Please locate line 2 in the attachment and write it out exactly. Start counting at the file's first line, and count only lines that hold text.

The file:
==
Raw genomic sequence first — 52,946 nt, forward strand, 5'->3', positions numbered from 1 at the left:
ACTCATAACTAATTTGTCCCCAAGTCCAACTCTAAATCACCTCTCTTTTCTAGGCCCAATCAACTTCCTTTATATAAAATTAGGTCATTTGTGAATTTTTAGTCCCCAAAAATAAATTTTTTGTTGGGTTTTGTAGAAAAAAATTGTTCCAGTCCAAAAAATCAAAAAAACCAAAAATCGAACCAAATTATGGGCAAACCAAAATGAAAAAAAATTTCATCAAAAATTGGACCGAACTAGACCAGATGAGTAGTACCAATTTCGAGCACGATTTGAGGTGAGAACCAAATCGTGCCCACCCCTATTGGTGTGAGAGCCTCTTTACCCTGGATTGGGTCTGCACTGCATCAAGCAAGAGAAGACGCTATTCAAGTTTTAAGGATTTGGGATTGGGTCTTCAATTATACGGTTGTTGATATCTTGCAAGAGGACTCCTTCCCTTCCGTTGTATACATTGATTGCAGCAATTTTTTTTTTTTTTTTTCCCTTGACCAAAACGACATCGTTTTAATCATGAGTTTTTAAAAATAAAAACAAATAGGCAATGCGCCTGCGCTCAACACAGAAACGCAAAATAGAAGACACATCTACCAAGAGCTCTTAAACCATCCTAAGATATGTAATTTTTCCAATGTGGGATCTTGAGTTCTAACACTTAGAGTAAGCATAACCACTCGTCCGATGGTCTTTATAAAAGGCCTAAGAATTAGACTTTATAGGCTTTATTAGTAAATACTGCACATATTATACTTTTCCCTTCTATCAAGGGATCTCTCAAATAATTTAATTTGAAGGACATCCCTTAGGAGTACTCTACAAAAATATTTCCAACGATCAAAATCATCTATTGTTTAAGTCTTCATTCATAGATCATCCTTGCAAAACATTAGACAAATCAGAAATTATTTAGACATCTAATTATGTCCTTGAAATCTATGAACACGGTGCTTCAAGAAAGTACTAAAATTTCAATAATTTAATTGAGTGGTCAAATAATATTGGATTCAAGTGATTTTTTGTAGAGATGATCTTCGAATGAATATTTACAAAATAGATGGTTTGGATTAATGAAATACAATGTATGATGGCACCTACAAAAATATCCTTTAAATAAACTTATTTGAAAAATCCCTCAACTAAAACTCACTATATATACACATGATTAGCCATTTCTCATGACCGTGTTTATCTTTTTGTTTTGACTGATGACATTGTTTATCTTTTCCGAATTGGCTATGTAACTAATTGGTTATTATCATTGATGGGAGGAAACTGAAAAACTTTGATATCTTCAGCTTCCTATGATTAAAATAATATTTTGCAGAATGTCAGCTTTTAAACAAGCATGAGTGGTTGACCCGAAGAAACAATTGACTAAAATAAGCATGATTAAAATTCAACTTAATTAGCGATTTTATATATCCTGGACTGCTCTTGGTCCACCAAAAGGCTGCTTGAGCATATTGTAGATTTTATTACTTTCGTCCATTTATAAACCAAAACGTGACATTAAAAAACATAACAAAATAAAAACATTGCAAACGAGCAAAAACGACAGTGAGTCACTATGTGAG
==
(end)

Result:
ACTCATAACTAATTTGTCCCCAAGTCCAACTCTAAATCACCTCTCTTTTCTAGGCCCAATCAACTTCCTTTATATAAAATTAGGTCATTTGTGAATTTTTAGTCCCCAAAAATAAATTTTTTGTTGGGTTTTGTAGAAAAAAATTGTTCCAGTCCAAAAAATCAAAAAAACCAAAAATCGAACCAAATTATGGGCAAACCAAAATGAAAAAAAATTTCATCAAAAATTGGACCGAACTAGACCAGATGAGTAGTACCAATTTCGAGCACGATTTGAGGTGAGAACCAAATCGTGCCCACCCCTATTGGTGTGAGAGCCTCTTTACCCTGGATTGGGTCTGCACTGCATCAAGCAAGAGAAGACGCTATTCAAGTTTTAAGGATTTGGGATTGGGTCTTCAATTATACGGTTGTTGATATCTTGCAAGAGGACTCCTTCCCTTCCGTTGTATACATTGATTGCAGCAATTTTTTTTTTTTTTTTTCCCTTGACCAAAACGACATCGTTTTAATCATGAGTTTTTAAAAATAAAAACAAATAGGCAATGCGCCTGCGCTCAACACAGAAACGCAAAATAGAAGACACATCTACCAAGAGCTCTTAAACCATCCTAAGATATGTAATTTTTCCAATGTGGGATCTTGAGTTCTAACACTTAGAGTAAGCATAACCACTCGTCCGATGGTCTTTATAAAAGGCCTAAGAATTAGACTTTATAGGCTTTATTAGTAAATACTGCACATATTATACTTTTCCCTTCTATCAAGGGATCTCTCAAATAATTTAATTTGAAGGACATCCCTTAGGAGTACTCTACAAAAATATTTCCAACGATCAAAATCATCTATTGTTTAAGTCTTCATTCATAGATCATCCTTGCAAAACATTAGACAAATCAGAAATTATTTAGACATCTAATTATGTCCTTGAAATCTATGAACACGGTGCTTCAAGAAAGTACTAAAATTTCAATAATTTAATTGAGTGGTCAAATAATATTGGATTCAAGTGATTTTTTGTAGAGATGATCTTCGAATGAATATTTACAAAATAGATGGTTTGGATTAATGAAATACAATGTATGATGGCACCTACAAAAATATCCTTTAAATAAACTTATTTGAAAAATCCCTCAACTAAAACTCACTATATATACACATGATTAGCCATTTCTCATGACCGTGTTTATCTTTTTGTTTTGACTGATGACATTGTTTATCTTTTCCGAATTGGCTATGTAACTAATTGGTTATTATCATTGATGGGAGGAAACTGAAAAACTTTGATATCTTCAGCTTCCTATGATTAAAATAATATTTTGCAGAATGTCAGCTTTTAAACAAGCATGAGTGGTTGACCCGAAGAAACAATTGACTAAAATAAGCATGATTAAAATTCAACTTAATTAGCGATTTTATATATCCTGGACTGCTCTTGGTCCACCAAAAGGCTGCTTGAGCATATTGTAGATTTTATTACTTTCGTCCATTTATAAACCAAAACGTGACATTAAAAAACATAACAAAATAAAAACATTGCAAACGAGCAAAAACGACAGTGAGTCACTATGTGAG